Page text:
Memories, Pozzilli, Hill 600 – November 1943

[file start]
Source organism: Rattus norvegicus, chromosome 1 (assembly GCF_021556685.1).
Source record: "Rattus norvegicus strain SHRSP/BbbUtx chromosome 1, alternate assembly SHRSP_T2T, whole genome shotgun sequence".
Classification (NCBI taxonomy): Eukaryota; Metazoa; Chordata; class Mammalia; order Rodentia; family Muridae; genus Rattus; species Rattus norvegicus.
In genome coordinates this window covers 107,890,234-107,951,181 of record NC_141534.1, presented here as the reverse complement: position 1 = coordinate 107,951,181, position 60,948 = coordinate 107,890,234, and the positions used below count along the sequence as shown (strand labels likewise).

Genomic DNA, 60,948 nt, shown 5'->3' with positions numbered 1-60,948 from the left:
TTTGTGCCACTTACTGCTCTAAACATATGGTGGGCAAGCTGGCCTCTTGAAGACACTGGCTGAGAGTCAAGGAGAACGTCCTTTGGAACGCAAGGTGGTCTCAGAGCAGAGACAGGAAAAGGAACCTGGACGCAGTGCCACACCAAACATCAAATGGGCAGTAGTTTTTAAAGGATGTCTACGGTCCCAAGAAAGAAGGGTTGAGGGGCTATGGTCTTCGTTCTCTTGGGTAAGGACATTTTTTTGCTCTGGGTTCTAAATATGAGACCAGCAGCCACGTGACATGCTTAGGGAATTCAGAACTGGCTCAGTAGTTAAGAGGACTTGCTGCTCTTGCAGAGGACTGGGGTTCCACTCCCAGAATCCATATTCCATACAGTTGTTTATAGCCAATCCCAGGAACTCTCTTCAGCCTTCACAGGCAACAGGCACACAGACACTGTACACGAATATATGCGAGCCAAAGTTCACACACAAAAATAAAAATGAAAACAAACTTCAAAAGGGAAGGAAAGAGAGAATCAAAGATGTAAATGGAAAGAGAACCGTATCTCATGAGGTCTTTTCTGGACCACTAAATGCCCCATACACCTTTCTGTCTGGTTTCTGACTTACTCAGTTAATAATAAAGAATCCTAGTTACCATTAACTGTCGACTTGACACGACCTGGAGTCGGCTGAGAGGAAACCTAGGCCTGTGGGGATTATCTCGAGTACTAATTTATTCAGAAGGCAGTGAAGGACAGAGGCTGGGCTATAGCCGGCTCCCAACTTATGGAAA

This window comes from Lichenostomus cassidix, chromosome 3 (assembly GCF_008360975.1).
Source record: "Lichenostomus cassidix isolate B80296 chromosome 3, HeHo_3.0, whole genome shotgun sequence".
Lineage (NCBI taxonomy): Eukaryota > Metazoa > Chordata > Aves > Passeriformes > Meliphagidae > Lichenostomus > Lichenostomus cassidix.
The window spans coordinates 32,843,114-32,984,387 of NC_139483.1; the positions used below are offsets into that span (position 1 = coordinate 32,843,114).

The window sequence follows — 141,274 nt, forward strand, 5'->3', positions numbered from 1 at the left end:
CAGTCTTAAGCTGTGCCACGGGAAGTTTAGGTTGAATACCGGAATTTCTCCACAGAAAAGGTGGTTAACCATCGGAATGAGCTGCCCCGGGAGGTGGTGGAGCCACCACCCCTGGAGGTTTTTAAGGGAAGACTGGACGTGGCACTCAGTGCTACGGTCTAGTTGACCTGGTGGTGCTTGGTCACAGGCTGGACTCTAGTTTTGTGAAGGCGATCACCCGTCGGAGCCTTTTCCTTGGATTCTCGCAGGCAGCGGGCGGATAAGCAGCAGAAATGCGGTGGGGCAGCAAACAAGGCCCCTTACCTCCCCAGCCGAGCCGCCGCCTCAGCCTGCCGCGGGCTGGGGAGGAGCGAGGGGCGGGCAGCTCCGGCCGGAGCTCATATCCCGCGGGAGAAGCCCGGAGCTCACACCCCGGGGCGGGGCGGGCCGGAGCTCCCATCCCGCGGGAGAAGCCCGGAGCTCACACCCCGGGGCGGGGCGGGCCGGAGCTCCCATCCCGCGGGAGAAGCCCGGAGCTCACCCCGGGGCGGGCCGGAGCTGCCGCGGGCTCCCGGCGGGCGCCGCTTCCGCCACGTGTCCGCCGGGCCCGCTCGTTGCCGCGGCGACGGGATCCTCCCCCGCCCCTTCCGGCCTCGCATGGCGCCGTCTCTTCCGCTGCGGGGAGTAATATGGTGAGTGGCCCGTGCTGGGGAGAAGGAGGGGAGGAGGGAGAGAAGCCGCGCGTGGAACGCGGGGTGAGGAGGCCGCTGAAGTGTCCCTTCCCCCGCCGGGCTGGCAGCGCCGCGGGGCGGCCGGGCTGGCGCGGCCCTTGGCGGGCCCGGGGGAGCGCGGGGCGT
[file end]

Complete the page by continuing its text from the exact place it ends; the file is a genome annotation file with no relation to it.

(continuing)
Our company had seen action in Alife and was now in reserve while the rest of the 100th Inf. Bn. crossed the Volturno River at night in early November and fought their way around Pozzilli, and had taken the Hills 600, etc. An urgent call came that the Battalion was in short supply of mortar shells. So, half of C Company left early in the morning, carrying only their rifles and mortar shells. They were told to leave their combat packs behind since they would be returning by nightfall. We took the trail behind the hills due to enemy observation on the main road. There were casualties when a “Bouncing Baby” mine was tripped. We reached the battalion CP (command post) and unloaded the mortar shells, but were prevented from returning to Pozzilli, as we were needed for an anticipated enemy counterattack on Hill 600. I found an empty well-dug foxhole and spent the night chain-smoking because of the chill mountain air and with only my field jacket to keep me warm. There were two wounded men waiting to be carried down to Pozzilli, but litter bearers could not go down the mined trail in the dark. Next morning, I saw that one of the men had died and I was deeply saddened at the loss. We were still held back all that day and as darkness fell, I was ordered to take five men with me to guard the D Company OP (observation post) on Hill 600 from enemy troops. The night was quiet with no enemy attacks, but it rained heavily for a half hour. All six of us became wet since our raincoats were down in Pozzilli in our combat packs. Next day was sunny and warm. Enemy artillery shelled us in the morning, but no counter-attack came. In the afternoon, as I sat near the OP, I suddenly saw enemy troop movement about 700 yards away, going through a gap in our lines. I alerted the D Company OP which was manned by S/Sgt. Tadayoshi Hamasaki and Sgt. Wataru Michioka, and they notified the Bn. CP by field telephone. By then about 70 of the green uniformed enemy troops had run up the draw. As soon as the last man had gone through our lines, our men closed the gap and began firing on the enemy. The men of C Company that had been held back until now also went into action and began firing. Accurate mortar shells also began exploding among the enemy troops and finally our machinegun crew added to the carnage. It was a short but intense battle with half the surviving enemy troops throwing down their weapons and surrendering. Later, we were told that our troops had seen the enemy troops go through the gap, but had waited until all of them had gone through the lines before firing on them. Shortly after that, I was ordered to withdraw my five men back to Bn. CP and all of C Company went down to Pozzilli carrying our wounded men down with us. About a week later, our battalion was relieved and went into reserve. I went up to Hill 600 again with Chaplain Yost on the sad mission of bringing down the men that had been killed in action. This time we used the main dirt road above Pozzilli because the enemy had been pushed back out of artillery range.—Tom Nagata